Join us for an exciting deep-dive into the story, design, and construction of the Stimson residence (now the Stimson-Green Mansion) from Lawrence Kreisman.
The Spokane architect Kirtland Cutter’s Seattle residence for Charles Douglas Stimson (1899-1901) introduced the English half-timbered style into Washington State at a scale that had not been attempted before. Cutter combined the ornamental vocabularies of classical, Romanesque, Moorish, Gothic, and Renaissance styles into successful residential architecture that balances grandeur and intimacy to allow for both the formal and the casual moments in his client’s lives. Cutter was also influenced by English Arts and Craft designers, most notably William Morris, Philip Webb, Mackay Hugh Baillie Scott, and Norman Shaw. He appreciated vernacular as well as high style. Indeed, he was comfortable designing rustic Swiss chalets as he was in creating mansions.
Cutter was equally committed to interiors and furnishings. His almost obsessive devotion to detail resulted in rooms that were historically derived stage sets for living and entertaining. His work set a precedent and offered a prototype that would be copied and embellished by a host of local designers in the first decade of the twentieth century. Correspondence from Cutter, along with inventory and documentary interior photographs, provide a rare, complete picture of the design industry and designer/client relationships at the turn of the twentieth century.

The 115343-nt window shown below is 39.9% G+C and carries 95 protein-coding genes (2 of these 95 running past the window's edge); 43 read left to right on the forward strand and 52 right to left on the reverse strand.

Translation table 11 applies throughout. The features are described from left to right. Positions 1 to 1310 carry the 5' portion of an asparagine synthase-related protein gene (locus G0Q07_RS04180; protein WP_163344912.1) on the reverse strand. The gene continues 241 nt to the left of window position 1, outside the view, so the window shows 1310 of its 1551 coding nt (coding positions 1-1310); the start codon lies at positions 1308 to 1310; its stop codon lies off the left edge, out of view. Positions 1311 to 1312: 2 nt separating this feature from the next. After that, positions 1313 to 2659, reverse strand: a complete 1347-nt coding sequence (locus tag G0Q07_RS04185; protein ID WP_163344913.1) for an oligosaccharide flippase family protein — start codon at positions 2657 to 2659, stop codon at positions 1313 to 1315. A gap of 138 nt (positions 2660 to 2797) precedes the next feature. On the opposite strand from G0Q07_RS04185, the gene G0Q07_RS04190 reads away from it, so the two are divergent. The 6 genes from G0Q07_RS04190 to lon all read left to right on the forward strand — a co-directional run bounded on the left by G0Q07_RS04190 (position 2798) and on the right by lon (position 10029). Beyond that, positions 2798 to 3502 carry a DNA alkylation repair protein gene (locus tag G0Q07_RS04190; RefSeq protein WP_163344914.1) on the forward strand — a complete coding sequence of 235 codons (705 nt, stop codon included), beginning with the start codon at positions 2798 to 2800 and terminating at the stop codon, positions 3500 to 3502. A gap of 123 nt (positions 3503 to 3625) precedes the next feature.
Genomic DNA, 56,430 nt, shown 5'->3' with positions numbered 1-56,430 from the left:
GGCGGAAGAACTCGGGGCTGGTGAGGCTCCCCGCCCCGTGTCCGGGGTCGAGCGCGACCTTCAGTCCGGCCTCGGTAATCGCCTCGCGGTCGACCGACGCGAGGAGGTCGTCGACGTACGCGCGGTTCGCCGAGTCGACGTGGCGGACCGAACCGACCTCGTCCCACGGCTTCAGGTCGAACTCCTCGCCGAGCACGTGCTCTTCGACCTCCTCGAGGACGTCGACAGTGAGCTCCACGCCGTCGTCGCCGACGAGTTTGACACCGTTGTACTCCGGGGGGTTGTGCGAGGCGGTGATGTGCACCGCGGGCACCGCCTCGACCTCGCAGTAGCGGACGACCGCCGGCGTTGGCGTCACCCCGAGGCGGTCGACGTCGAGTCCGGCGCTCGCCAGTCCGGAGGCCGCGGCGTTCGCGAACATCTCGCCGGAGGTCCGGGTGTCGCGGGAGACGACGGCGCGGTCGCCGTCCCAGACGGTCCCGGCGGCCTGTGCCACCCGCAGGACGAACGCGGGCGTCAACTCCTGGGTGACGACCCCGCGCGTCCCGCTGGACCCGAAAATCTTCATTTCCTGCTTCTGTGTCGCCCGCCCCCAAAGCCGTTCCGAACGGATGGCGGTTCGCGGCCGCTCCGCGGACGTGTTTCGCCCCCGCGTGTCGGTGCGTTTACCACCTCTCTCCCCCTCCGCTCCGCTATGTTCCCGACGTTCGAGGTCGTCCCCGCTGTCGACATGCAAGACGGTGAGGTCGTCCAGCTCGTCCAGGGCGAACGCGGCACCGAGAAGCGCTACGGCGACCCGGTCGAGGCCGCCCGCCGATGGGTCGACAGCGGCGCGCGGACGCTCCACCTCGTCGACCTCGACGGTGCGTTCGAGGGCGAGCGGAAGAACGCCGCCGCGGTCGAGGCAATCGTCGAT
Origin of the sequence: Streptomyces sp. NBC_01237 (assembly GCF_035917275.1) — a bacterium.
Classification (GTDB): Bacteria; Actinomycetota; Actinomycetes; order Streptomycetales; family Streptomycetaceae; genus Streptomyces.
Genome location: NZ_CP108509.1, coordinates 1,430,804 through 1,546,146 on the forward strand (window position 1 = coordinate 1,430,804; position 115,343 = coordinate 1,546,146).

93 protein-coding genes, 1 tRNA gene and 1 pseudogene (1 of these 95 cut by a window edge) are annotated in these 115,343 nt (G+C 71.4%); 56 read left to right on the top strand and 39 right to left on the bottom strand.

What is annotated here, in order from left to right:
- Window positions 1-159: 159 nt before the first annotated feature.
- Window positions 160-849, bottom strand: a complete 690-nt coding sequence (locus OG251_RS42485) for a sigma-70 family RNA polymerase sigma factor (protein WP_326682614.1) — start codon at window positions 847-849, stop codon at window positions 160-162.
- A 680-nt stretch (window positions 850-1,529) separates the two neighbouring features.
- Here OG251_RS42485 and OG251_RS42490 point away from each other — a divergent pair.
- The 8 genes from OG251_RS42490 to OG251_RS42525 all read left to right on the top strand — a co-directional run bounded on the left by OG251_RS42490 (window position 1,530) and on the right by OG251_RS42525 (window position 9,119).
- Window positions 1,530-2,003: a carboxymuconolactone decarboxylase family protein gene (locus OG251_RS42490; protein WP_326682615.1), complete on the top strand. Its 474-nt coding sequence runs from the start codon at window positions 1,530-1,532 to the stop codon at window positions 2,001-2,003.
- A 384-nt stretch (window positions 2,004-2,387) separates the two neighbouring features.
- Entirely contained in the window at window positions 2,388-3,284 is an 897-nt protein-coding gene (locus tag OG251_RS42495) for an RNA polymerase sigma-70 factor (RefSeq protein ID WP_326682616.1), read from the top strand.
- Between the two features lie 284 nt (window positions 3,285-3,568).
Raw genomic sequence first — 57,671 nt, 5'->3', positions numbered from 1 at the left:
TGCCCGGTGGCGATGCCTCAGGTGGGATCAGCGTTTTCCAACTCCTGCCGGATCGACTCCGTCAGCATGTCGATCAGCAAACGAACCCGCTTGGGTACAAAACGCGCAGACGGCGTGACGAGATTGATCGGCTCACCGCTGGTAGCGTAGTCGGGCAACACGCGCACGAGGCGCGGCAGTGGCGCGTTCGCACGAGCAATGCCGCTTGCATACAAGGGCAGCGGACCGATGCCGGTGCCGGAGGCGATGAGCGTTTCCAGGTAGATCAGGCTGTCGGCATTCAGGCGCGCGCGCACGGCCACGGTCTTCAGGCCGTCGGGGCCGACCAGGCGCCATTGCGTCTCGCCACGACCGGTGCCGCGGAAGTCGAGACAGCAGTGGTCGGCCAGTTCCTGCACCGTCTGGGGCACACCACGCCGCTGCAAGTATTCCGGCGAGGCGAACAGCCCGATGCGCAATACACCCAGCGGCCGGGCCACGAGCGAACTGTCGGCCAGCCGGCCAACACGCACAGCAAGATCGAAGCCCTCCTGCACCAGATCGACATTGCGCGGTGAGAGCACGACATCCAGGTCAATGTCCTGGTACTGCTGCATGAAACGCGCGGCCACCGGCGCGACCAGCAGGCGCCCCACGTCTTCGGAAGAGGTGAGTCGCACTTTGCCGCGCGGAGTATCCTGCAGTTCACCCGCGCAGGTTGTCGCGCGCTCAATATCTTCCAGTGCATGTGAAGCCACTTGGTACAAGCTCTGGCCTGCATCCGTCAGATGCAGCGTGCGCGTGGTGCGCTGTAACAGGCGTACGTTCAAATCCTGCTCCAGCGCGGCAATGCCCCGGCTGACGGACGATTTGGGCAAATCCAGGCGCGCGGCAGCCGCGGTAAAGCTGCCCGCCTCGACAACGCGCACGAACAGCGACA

Lawrence Kreisman, Hon. AIA Seattle, was Program Director of Historic Seattle for 20 years and Director of the Seattle Architecture Foundation tour program from 1990-2003. He is recognized for significant work in bringing public attention to design history, the Northwest’s architectural heritage, and its preservation through courses, tours, exhibitions, lectures, articles, and 11 books.
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Cover photo by Nathan Tain (2016)
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Historic Seattle’s virtual programming is funded in part by a grant from the Eldridge Campbell Stockton Fund for Washington of the National Trust for Historic Preservation.